Go: V&A Wedding Dresses 1775-2014 Exhibition

In London we really are so fortunate to have an abundance of stupendously wonderful galleries and museums. The Victoria and Albert Museum is no exception. There is an array of fashion and history to feast your senses on for free let alone the exponentially wonderful charged exhibitions. My mother and I have, for years, made a day out of going to an exhibition usually accompanied with food and, but of course, wine. When we lived in Surrey it was really a full day's activities. Now in Wimbledon the journey time has decreased so a visit to the V&A, and the obligatory glass of wine, can be completed in just an afternoon.
The exhibition we were off to this time was the Wedding Dresses 1775-2014 at the V&A. Entry is free for members (yay for us) or £13.50 otherwise. To travel through time, hopping from moment to moment, that was so special to each woman that wore each dress showcased, is really quite magical. The centuries changed, the styles changed, but do hearts ever change? Having not ever been married myself, I can only compare the feeling of being in love. I imagine factors such as whether you wore a muslin, lace or silk wedding dress do not differentiate how each woman felt on her wedding day. With that in mind its quite something to be let in on such a momentous, hopefully happy day of so many women through the ages. I am aware of the naivety of such imaginations, I'm sure not every bride was excited to be wed what with the culture of being married off or circumstantial weddings and so on. Taking a moment and thinking of these different scenarios gave a poignant edge to an otherwise romantic exhibition. A poignant edge that made me appreciative for the modern attitude to marriage in Western society. Yet the progress that is still to be made to ensure young girls aren't forced into marriage, or worse, sold remained prevalent in my mind. Further progress for legalising gay marriage is necessary, still. There is a long way to go, but my haven't we come far?
Back in the 18th Century the dresses are not what we would define as glamorous with thick heavy materials and unusual shoulder shapes but they were special in a different way. The dearer dresses introduced elaborate designs in the many layers of the wedding dresses around the shoulder and chest. After Queen Victoria got married there was a rise in the promotion of British produce, ignited by HRH. Lace that was made in Devon then became a big trend.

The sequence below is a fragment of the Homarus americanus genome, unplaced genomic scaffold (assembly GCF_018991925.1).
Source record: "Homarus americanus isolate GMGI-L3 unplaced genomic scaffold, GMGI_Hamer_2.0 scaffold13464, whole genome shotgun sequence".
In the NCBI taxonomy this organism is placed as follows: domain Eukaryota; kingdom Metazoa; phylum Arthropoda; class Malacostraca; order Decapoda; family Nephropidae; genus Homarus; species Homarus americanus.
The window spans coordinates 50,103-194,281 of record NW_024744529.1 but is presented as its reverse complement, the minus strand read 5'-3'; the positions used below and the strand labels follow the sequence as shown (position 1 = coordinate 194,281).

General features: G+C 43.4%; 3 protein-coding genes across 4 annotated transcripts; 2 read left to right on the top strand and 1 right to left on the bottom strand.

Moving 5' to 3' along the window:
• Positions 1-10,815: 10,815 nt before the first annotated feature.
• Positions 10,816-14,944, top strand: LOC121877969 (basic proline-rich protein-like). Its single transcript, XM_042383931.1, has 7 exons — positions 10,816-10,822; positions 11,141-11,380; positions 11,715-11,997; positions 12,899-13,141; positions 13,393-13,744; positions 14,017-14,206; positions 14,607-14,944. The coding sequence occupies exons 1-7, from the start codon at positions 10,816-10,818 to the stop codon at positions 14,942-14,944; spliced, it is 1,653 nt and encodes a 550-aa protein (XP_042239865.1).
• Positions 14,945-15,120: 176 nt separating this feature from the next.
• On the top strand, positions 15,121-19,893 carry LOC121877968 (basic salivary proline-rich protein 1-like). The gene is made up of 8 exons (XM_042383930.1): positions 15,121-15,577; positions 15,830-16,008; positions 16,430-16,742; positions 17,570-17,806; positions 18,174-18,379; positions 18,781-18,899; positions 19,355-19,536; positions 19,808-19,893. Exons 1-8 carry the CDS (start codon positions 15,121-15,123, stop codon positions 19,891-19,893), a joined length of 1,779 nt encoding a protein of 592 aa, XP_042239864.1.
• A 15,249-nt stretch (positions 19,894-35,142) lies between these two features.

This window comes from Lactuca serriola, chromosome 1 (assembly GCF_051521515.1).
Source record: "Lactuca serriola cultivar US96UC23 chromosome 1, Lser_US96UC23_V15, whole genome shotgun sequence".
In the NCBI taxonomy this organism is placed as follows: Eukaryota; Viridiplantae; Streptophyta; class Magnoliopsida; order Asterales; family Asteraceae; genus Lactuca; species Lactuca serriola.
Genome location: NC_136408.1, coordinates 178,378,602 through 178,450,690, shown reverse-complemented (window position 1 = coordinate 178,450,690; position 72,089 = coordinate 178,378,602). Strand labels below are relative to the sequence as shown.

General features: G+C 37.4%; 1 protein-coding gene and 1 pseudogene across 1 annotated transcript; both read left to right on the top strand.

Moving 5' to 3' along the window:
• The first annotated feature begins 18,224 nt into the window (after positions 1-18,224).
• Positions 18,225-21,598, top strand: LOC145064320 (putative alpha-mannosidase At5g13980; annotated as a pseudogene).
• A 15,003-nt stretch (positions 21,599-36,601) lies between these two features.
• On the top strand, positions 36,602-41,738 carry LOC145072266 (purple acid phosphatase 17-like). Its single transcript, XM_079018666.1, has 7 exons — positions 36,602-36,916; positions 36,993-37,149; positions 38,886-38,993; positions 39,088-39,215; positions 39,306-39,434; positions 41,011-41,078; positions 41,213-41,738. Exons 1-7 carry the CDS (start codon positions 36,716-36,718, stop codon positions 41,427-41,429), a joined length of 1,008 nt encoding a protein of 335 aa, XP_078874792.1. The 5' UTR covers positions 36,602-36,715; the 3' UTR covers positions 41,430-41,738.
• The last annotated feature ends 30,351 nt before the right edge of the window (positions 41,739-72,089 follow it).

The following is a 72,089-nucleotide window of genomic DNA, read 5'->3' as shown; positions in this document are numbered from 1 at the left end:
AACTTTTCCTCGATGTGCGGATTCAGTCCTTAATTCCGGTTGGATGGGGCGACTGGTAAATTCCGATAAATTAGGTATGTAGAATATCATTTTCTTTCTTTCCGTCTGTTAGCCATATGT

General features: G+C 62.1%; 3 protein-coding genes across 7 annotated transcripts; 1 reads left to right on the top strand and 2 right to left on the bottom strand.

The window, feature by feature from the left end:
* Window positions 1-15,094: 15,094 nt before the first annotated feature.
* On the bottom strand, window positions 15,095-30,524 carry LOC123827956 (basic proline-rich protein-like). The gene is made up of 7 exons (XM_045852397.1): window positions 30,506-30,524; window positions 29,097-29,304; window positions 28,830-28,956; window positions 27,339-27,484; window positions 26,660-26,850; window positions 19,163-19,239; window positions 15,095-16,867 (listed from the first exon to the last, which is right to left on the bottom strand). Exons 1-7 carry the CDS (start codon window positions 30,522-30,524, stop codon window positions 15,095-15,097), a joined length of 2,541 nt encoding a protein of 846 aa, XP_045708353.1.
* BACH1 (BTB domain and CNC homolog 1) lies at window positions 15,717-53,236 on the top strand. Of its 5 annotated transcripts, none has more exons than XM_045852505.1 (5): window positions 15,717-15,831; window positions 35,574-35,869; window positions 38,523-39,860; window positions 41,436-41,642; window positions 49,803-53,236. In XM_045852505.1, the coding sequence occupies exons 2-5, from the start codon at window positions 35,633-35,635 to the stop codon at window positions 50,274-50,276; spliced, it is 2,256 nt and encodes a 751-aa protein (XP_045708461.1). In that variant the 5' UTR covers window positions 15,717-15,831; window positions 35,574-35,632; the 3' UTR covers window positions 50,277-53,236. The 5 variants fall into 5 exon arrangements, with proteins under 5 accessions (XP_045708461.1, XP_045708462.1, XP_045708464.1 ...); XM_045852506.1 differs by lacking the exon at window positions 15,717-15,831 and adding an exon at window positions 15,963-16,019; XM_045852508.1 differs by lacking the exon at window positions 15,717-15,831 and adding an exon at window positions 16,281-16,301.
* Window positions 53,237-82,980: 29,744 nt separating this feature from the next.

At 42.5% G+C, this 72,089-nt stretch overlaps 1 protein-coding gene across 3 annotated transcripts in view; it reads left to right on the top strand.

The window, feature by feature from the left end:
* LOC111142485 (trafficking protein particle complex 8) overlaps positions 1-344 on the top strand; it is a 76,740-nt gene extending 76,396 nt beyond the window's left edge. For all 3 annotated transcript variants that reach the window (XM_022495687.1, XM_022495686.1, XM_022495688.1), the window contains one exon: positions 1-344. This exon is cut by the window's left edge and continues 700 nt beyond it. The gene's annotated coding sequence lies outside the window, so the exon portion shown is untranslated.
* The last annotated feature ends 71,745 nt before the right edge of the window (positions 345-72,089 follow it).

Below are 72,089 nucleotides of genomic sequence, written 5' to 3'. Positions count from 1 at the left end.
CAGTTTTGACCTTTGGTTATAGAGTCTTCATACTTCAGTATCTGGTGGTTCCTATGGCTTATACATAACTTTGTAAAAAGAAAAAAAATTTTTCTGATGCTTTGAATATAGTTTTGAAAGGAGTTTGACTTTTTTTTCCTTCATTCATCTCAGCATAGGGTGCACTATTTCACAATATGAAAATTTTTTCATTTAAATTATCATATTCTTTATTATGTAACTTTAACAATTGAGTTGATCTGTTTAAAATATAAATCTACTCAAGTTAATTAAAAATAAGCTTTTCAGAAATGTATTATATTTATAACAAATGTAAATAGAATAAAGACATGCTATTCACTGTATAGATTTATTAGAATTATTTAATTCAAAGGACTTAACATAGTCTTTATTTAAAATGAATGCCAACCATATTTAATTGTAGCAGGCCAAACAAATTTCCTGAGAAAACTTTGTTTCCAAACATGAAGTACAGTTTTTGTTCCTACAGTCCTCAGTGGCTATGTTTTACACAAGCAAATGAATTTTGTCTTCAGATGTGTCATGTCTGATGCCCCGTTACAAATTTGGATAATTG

I cannot move on from this era without mentioning the, what can only be described as, peculiar body shapes. The women were absolutely tiny both in height and width. We truly are getting taller each generation! 
Next I found the execution more recognisable, dresses we would find on brides today although undoubtedly with more advanced craftsmanship. The first dress I feature below was worn in 1934 and is the dress I would be most inclined to wear myself. The next dress was from the first collection of wedding dresses sold in department store Debenhams and Freebody. At this point store bought dresses competed with couture.
Moving upstairs in the exhibition the celebrity dresses can be found. The purple extravaganza was worn by Dita Von Teese when she wed Marilyn Manson in Vivienne Westwood (but who else?). Next is a sparkly crystal explosion by Temperley that just, quite simply, stunned. Ian Stuart's 'Flowerbomb' maintained exquisite detail to the end of the train with autumnal looking leaves and petals. I particularly like the idea of wearing a bold coloured shoe. Mixing tradition, obeying conventions and adding your unique spice sounds the perfect approach to a wedding for me. My case in point is with the beautiful silver prayer book that was an heirloom of the bride's family. Instead of a bouquet of flowers she held this meaningful and unique token of her family. Isn't that the perfect combination of the present, your heritage and a splash of individuality?
Having finished the exhibition Mum and I walked around the corner where we had an idyllic time of people watching with a white Rioja at Fernandez and Wells. This is our favourite place to have cheese and wine over in Somerset House but the outdoor table space in Kensington has it's own charm. All in all an excellent afternoon, and we even got back to Wimbledon in time for more drinks!


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